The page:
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'The Fate Of The Furious': Review

The eighth instalment in the franchise adds Charlize Theron and some witty new flourishes.

Dir. F Gary Gray. US. 2017. 136mins

Think of The Fate Of The Furious as a car, with all sorts of updated features, yet not updated enough for the product to be unrecognisable.

This eighth instalment of The Fast And The Furious franchise, directed by F Gary Gray (Straight Outta Compton), is reliable, containing plenty of deafening car pile-ups to keep the core audience satisfied while also stirring witty new flourishes into the old recipe.

The spectacle gives you enough action from enough famous names to sustain the momentum of its legacy

Eight is a lucky number in China, a territory the film’s producers seem eager to conquer with lots of martial-art duels in the mix this time. And Charlize Theron’s franchise debut as a sleek villain named Cipher may add some women (and a few new men) to the global Fast And Furious audience.

Mostly, though, the spectacle gives you enough action from enough famous names to sustain the momentum of its legacy. It will connect to its existing audience, and then some.

This means finding new territory to explore. In Havana, a novel colourful location for a commercial Hollywood movie with global ambitions, we get an opening drag race in the unkempt streets – won by the stalwart Dom Toretto (Vin Diesel). As soon as the engines cool down, an old flame, now a global criminal (Theron), gets Dom to betray his beloved team and his wife (Michelle Rodriguez). The US government, in the form of Kurt Russell and pompous sidekick Scott Eastwood, engages the Fast and Furious team (with echoes of The Dirty Dozen) to stop them.

Betrayal gets the film onto moral ground, with all sorts of sentimental pronouncements on family and loyalty. Yet if you’re watching The Fate Of The Furious, you’re more interested in new races around new places, and in new ways of punishing evildoers, most of which involve some version of a car collision.

In New York, where Dom is ordered by Cipher to pursue a Russian official, that action vocabulary gets some expansion. It was inevitable that self-driven cars would roar into the scripts of The Fast And The Furious franchise, and they do here, thanks to Cipher’s ability to weaponise digital signals from afar.

F Gary Gray and his writers seize on the opportunity for laughs in the tech horror of cars taking over the landscape, as vehicles that Cipher starts remotely pile into the streets and literally rain down from above. There’s a cliché that a city can become a character in a script, yet in The Fate Of The Furious, the cars in the New York sequences feel like weapons of a comic mass destruction.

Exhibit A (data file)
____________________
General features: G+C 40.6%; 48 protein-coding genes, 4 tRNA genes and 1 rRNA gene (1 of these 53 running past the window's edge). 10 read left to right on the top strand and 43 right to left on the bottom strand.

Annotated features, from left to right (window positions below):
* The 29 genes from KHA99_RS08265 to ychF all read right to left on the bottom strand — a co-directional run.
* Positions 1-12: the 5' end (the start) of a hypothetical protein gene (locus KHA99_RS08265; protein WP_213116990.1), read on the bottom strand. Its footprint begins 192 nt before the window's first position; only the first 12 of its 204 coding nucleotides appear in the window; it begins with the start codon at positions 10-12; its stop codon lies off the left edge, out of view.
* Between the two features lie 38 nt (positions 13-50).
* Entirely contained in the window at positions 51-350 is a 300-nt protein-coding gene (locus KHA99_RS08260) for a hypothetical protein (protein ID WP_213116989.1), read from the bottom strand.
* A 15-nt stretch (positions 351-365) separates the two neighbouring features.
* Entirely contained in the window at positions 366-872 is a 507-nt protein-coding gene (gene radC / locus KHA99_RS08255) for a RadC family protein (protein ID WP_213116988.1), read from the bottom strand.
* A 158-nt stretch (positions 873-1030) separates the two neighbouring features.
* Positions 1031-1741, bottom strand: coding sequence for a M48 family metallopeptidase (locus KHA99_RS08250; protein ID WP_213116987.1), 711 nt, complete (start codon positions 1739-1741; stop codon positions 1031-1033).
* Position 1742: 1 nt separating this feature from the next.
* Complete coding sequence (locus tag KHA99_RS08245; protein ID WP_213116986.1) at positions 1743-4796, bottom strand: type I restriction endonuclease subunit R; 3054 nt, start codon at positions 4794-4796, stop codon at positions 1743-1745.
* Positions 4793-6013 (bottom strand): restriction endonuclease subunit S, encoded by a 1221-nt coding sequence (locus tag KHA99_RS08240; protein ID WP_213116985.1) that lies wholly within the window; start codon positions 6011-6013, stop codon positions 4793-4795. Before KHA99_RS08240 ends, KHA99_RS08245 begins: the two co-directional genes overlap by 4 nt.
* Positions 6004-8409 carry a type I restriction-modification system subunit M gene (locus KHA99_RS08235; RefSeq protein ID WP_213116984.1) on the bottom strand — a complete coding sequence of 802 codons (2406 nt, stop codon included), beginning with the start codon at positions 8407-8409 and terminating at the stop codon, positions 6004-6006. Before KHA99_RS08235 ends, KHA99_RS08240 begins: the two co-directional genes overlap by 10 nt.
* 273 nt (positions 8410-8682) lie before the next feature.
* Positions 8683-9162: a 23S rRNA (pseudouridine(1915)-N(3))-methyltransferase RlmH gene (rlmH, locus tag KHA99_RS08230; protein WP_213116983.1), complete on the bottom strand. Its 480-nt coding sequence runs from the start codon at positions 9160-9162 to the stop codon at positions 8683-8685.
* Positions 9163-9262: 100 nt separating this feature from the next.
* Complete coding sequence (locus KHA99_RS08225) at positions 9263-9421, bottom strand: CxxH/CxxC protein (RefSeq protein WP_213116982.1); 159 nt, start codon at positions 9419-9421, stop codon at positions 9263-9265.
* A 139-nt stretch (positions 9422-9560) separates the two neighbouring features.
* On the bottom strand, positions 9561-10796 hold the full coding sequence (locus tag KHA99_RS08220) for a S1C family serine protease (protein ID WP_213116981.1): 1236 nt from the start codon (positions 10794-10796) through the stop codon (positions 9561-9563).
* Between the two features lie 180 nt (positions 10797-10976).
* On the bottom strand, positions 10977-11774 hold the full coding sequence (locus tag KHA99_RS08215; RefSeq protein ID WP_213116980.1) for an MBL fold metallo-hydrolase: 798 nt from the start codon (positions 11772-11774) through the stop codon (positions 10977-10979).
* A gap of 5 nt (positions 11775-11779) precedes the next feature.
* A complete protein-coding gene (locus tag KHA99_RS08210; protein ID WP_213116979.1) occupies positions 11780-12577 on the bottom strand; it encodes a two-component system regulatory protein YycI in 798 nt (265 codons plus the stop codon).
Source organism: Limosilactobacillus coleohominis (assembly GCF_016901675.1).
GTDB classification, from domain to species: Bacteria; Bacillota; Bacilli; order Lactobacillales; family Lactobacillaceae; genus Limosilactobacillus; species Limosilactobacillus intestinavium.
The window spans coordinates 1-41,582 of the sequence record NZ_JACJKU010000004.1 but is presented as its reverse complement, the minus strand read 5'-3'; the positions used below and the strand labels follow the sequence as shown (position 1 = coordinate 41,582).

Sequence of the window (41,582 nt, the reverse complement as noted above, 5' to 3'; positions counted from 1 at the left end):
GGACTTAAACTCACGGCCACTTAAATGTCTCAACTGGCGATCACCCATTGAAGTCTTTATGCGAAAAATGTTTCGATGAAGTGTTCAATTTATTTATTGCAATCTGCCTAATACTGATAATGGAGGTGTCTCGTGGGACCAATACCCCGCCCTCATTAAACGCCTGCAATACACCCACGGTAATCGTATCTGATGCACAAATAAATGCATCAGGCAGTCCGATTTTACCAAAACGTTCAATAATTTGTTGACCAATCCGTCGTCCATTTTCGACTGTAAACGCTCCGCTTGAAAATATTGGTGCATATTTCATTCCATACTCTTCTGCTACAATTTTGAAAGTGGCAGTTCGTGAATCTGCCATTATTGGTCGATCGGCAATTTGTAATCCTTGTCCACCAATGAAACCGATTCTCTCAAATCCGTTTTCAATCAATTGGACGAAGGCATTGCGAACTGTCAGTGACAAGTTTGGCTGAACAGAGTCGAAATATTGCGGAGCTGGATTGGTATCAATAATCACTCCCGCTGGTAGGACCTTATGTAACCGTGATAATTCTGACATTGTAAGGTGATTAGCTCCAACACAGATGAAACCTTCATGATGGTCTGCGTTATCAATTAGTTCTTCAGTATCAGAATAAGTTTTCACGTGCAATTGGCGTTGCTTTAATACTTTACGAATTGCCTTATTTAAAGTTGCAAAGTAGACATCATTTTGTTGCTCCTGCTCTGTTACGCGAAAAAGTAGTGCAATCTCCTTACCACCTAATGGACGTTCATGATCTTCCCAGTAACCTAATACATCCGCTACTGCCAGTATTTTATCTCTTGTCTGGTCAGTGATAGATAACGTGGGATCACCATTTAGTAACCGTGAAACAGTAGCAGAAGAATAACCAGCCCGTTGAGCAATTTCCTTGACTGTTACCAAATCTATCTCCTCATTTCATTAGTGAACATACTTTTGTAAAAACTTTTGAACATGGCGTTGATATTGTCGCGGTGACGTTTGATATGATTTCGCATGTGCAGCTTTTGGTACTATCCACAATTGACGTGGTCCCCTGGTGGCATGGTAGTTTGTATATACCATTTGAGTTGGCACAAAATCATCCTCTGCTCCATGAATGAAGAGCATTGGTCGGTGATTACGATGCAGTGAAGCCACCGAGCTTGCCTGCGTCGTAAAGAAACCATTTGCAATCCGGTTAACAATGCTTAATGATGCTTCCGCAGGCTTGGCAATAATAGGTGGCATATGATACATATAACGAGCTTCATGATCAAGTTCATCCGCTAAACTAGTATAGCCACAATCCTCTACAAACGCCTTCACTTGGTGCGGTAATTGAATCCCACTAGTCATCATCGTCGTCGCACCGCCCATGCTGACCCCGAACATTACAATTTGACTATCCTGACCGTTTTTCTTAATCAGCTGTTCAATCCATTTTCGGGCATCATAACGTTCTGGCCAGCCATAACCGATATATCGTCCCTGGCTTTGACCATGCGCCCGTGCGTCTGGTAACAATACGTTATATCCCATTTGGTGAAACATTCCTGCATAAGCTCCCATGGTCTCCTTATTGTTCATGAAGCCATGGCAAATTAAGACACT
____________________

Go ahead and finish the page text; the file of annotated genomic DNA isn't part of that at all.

Ensemble acting gives the franchise’s audience what it expects: bruising leadership from Luke Hobbs (Dwayne Johnson), self-mocking interplay between Roman (Tyrese Gibson) and Tej Parker (Ludacris) and bile from brutal Deckard Shaw (Jason Statham), an adversary who switches sides to fight Cipher.

You don’t watch The Fate Of The Furious for the acting, except perhaps for the wisecracks that come from the men in the cast. Yet Helen Mirren, in a brief appearance as Deckard’s mum, gives a delightful turn as a London mother-mobster with the make-up to match and a killer instinct for making her murderous son bleed with guilt. Assuming Mirren was well-paid for a role that couldn’t have taken long to shoot, her scenes are worth every penny and every second. 

The other surprise in The Fate Of The Furious’s acting stakes is Theron, who leverages Cipher’s conscienceless guile with a soft restraint, although the script isn’t clear on what she holds over Dom from his past. It’s still enough to make you uneasy with the prospect that she may acquire the means to destroy a city or the world.

Gray and production designer Bill Brzeski find a balance between the specifics of new locations and the spectacle of crashing cars there. The film’s over-long crescendo on the plains of Siberia (filmed in Iceland) reminds you of a persistent problem in these sequels: car crashes can go on for too long, and this sequence does.

References to the character of Brian O’Connor (Paul Walker) ensure that the loyal audience doesn’t forget the actor’s role in building this dream team dynasty. The Fate Of The Furious is evidence that life goes on. The franchise has shifted gears once again and is racing toward new pile-ups.

Production companies: Universal Pictures, China Film Co Ltd, One Race Films, Original Film

Producers: Neal H Moritz, Vin Diesel, Michael Fottrell

Executive producer: Chris Morgan

Co-producer: Cliff Lanning

Worldwide distribution: Universal Pictures

Screenwriters: Chris Morgan, Gary Scott Thompson

Cinematographer: Stephen F. Windon

Editors: Paul Rubell, Christian Wagner  

Music: Brian Tyler

Production design: Bill Brzeski

Main cast: Dwayne Johnson, Charlize Theron, Scott Eastwood, Vin Diesel, Jason Statham, Michelle Rodriguez, Kurt Russell, Nathalie Emmanuel, Helen Mirren, Elsa Pataky, Tyrese Gibson, Ludacris, Christopher Hivju 

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